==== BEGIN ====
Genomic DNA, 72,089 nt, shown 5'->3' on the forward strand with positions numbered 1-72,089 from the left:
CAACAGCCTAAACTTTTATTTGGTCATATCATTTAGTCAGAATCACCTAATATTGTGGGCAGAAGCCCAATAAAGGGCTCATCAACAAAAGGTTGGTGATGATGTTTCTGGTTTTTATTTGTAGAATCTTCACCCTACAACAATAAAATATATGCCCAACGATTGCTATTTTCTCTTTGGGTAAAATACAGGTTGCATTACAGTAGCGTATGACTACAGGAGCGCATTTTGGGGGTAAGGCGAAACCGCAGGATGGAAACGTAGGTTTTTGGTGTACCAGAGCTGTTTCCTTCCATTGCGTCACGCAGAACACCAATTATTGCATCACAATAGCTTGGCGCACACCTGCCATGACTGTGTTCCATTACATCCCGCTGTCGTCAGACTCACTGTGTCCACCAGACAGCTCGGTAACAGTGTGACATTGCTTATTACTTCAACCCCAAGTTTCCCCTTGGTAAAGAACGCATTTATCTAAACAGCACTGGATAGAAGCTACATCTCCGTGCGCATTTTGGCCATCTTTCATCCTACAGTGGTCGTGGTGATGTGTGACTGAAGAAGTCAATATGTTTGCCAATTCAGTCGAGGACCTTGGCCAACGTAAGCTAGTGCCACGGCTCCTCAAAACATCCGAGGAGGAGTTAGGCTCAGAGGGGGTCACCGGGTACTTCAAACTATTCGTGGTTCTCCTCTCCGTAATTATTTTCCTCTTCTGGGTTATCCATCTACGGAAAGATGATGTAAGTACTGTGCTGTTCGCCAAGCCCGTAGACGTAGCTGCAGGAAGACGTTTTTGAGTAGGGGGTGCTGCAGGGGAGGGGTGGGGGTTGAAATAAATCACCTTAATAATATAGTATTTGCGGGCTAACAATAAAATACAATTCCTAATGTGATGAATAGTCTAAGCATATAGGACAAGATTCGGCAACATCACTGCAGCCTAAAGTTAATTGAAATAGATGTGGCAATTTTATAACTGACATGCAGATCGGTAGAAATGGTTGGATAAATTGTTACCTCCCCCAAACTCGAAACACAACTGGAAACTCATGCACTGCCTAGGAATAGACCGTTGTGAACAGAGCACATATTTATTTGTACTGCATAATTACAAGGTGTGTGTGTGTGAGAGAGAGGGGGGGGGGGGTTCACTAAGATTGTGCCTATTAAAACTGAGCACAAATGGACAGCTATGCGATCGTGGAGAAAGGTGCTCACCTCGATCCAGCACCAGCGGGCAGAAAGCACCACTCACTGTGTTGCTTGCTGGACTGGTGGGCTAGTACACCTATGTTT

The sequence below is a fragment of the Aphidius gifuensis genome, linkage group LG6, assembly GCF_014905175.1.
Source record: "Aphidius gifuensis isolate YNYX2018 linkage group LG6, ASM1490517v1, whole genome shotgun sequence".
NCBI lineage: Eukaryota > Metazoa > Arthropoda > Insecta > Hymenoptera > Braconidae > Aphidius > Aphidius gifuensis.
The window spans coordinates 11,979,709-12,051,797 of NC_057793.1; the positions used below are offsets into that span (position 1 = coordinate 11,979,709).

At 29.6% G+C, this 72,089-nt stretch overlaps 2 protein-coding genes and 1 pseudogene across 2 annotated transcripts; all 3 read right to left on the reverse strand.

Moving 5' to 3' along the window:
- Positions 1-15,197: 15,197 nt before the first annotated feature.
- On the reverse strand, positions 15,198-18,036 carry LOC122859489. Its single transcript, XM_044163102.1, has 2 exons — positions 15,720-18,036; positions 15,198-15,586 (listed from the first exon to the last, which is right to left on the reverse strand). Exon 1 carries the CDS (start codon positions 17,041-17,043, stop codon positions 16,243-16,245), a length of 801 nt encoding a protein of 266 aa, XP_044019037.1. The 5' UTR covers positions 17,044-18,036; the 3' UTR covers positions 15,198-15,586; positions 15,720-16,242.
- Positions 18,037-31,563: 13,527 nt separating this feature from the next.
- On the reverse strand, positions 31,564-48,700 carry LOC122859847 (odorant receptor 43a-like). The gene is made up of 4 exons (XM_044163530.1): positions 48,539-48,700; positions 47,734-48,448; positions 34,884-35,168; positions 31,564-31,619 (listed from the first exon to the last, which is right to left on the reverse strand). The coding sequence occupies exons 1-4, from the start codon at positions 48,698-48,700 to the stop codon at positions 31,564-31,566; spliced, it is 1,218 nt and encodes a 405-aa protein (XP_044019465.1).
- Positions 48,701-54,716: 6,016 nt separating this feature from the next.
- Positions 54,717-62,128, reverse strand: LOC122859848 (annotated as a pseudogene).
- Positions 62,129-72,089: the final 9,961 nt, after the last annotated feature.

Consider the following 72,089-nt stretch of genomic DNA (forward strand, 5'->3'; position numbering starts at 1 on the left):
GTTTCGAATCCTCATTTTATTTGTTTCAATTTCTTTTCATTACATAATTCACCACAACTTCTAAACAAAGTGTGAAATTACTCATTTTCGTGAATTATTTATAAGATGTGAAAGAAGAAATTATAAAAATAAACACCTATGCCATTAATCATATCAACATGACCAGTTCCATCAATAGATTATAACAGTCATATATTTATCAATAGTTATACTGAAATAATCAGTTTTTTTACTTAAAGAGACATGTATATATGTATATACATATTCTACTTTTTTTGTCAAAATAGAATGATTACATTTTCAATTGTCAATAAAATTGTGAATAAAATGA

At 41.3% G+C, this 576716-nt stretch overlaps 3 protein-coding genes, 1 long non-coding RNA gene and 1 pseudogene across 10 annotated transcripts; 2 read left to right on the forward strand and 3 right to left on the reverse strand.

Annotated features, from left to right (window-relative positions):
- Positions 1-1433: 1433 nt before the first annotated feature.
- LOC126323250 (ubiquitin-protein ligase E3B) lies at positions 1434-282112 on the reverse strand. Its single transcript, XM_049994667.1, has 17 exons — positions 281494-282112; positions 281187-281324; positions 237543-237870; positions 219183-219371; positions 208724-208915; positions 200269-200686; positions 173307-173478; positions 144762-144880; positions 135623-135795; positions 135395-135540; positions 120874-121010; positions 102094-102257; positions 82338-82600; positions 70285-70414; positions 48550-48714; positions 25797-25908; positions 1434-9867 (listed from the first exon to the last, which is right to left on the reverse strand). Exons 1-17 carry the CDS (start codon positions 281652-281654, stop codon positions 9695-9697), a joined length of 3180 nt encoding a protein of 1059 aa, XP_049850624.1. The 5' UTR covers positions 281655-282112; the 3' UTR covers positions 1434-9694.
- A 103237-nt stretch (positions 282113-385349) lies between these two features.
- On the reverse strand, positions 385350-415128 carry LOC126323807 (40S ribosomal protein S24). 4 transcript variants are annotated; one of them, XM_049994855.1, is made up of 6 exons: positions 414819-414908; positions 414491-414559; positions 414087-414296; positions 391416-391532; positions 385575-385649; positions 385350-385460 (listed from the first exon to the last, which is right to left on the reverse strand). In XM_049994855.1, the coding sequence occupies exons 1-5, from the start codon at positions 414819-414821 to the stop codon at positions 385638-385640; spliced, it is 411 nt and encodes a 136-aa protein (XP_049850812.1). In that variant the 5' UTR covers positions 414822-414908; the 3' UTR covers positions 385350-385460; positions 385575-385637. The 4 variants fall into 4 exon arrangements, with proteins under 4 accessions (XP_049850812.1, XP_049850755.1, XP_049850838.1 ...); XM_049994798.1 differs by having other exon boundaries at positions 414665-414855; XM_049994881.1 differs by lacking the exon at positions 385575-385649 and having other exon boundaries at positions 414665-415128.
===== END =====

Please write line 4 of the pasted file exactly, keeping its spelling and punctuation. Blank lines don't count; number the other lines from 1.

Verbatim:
Source record: "Aphidius gifuensis isolate YNYX2018 linkage group LG6, ASM1490517v1, whole genome shotgun sequence".